Wed May 18 10:24am EDT
Calgary Stampeders' running back Jesse Lumsden's announcement Tuesday that he's leaving football to focus on bobsleigh can be seen on a couple of different levels. For CFL fans, it's an unfortunate conclusion to the career of one of the most promising Canadian running backs in decades, but a fitting one considering that Lumsden's time in football seemed to follow the plot of a Shakespearean tragedy, with his initial promise swallowed up by slings and arrows of outrageous fortune. From a wider perspective, though, this isn't really the end of Lumsden's story at all, but merely the beginning of a new act. Unlike Rosencrantz and Guildenstern, his athletic career is far from dead.
Bobsleigh doesn't tend to draw nearly the attention of the CFL, especially in a non-Olympic year, so it's understandable why the general perception of Lumsden's announcement appears to be that it's a retirement, an admission that he couldn't handle the grind of football any more. However, that might not be the complete story. It's worth noting that Lumsden's battled back from seemingly career-ending injuries before. He also vowed to continue after tearing his ACL last season, and as recently as just a few days ago, he was still talking about returning to the Stampeders.
This doesn't seem like the team's forcing him out, either. Just last week, Calgary head coach and general manager John Hufnagel seemed reasonably confident the team would have Lumsden (pictured at middle above in a sleigh during Tuesday's presser, with his former bobsled teammate and current coach Pierre Lueders on his right and former Stampeders teammate and reigning CFL Most Outstanding Player Henry Burris on his left) back for the stretch run. Considering Lumsden's injury history, you probably wouldn't want to rely on him as your primary running back, but his explosive athletic potential (which sparked plenty of interest in him when he decided to return to the CFL last fall) certainly made him a nice option to have, and Calgary's depth at running back meant they didn't have to worry too much if he got hurt again. It isn't possible to know for sure how the Calgary front office viewed Lumsden's prospects, but there would seem little risk and plenty of upside to keeping him around if he still wanted to play football.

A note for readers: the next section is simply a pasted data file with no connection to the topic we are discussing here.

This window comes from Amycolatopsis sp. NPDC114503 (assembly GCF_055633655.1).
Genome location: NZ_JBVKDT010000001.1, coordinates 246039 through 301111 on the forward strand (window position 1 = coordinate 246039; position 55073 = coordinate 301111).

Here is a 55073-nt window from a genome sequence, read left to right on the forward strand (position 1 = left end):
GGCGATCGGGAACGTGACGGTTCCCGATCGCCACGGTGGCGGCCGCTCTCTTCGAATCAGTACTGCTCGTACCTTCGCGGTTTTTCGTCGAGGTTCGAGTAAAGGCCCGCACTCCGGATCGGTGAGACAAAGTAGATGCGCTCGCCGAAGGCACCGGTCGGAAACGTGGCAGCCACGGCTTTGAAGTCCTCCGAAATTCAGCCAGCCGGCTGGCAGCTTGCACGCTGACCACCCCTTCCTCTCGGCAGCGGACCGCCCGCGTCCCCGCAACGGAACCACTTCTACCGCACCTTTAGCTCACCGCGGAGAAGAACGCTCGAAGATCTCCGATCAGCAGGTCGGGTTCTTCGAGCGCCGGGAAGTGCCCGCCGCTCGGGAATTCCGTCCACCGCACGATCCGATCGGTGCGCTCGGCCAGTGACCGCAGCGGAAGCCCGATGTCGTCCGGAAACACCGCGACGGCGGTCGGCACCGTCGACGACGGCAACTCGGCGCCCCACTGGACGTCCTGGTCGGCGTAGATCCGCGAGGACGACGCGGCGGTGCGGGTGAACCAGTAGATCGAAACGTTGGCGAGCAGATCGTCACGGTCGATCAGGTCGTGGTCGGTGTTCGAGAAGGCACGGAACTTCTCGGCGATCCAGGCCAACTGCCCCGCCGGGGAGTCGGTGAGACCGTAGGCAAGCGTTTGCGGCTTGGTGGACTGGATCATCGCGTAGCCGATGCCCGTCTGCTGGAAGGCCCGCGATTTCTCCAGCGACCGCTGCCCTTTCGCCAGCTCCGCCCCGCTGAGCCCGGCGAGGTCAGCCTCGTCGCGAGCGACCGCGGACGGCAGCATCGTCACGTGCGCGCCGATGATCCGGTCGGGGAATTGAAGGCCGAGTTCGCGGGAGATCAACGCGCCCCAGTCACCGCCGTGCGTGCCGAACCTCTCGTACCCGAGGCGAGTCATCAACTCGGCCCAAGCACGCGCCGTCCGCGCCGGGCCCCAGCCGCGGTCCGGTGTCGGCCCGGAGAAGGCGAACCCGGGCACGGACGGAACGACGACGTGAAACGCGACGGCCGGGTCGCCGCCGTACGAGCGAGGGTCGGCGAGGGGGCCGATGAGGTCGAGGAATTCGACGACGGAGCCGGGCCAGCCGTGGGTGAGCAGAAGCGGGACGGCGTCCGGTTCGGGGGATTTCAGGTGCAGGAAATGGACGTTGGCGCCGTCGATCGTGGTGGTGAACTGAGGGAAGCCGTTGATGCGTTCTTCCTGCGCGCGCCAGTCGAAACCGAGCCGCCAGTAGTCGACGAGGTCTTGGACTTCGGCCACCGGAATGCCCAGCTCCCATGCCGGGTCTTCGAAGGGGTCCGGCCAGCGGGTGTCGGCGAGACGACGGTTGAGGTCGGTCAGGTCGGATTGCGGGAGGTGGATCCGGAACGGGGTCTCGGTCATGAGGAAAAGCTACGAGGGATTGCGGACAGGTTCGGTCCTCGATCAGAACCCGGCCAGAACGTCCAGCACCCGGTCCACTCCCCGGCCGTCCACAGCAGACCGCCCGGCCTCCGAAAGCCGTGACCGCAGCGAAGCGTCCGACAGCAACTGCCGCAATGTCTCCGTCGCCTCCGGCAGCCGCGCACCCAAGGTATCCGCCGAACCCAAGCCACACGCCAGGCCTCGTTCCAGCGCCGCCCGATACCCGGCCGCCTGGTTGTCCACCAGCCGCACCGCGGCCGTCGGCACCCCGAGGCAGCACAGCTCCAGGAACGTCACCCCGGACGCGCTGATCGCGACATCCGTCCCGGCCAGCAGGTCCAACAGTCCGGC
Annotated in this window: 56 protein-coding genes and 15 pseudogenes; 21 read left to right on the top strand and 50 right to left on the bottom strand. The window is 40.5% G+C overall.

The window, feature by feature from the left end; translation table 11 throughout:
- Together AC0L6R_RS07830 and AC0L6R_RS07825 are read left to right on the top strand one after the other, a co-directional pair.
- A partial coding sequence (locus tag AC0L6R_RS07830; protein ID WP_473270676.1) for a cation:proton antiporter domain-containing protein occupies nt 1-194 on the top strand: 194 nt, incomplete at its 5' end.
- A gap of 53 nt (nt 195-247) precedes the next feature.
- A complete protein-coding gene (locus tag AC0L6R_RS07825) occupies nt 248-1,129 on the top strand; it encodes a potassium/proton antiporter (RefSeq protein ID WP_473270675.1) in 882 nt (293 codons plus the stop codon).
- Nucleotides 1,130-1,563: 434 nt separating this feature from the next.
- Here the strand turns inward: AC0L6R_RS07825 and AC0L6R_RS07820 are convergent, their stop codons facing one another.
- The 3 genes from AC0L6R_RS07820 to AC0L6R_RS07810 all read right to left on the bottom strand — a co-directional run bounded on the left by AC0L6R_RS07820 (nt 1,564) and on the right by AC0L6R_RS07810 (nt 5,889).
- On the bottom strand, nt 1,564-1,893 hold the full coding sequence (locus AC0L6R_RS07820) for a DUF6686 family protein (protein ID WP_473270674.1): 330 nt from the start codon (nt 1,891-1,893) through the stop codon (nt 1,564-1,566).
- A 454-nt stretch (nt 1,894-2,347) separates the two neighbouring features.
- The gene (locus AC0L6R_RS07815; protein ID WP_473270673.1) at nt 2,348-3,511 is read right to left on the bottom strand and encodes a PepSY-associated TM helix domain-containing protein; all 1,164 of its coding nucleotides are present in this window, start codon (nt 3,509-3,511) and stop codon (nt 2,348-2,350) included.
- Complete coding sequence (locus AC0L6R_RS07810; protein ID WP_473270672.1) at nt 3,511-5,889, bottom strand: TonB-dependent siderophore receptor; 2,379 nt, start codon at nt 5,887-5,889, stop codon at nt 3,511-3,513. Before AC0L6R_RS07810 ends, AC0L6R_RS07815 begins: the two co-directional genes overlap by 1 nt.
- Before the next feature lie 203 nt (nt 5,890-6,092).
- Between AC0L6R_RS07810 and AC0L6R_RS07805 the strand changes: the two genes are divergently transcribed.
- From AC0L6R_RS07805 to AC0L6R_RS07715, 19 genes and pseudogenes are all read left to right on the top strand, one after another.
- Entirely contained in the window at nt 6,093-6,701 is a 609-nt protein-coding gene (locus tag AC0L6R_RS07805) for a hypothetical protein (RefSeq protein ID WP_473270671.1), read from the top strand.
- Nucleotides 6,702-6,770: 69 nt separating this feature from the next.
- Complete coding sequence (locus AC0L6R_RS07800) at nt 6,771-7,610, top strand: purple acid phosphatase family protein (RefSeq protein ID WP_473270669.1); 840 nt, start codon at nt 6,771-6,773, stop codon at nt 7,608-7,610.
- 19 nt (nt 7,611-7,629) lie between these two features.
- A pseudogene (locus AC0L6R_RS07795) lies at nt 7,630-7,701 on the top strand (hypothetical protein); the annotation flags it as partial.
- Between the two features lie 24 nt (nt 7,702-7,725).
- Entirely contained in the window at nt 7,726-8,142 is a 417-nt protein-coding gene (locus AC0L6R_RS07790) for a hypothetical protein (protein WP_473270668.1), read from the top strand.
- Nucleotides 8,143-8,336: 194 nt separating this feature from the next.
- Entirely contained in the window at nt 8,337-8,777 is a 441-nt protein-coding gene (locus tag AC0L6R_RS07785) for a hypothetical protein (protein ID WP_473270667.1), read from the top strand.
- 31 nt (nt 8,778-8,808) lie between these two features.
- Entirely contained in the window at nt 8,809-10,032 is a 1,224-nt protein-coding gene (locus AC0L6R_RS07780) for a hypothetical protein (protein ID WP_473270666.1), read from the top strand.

You can catch video from Lumsden's news conference below the jump:
Given Lumsden's comments and the Stampeders' apparent interest in keeping him around, you can make a case that his decision isn't really a retirement or a concession to his injury issues, but rather a logical move to focus on his bobsleigh career. Some might find it hard to understand why anyone would abandon the chance to play football before a massive national television audience every week for the anonymity of bobsleigh, where few media and fans care outside of the couple of Olympic weeks every four years, but sports isn't always about popularity. Being a multi-sport athlete is never easy, and Lumsden's simultaneous training for both football and bobsleigh last year-often in the same day-was tough on him mentally, as Ian Busby writes:
During his stint with the Stamps, Lumsden was incredibly busy.
He would practice with the CFL team in the morning, grab a quick nap and hit the track for training in bobsled.
It was taxing mentally more than physically, and he quickly realized bobsled would need his full attention if he was serious about becoming an Olympian again.
Moreover, Lumsden's ceiling in bobsleigh is absolutely sky-high. He started winning medals almost as soon as he teamed up with legendary driver Pierre Lueders in 2009, and the two of them finished a strong fifth at the 2010 Olympics (a finish they're pictured celebrating at right). Bobsleigh's an interesting sport, as it requires both tremendous physical ability to get a good start and incredible driving skill to steer down the icy track. During his time as a brakeman, Lumsden's proved that he already has the physical ability to succeed in the sport, and Lueders told Busby that he thinks Lumsden could become an excellent driver with practice: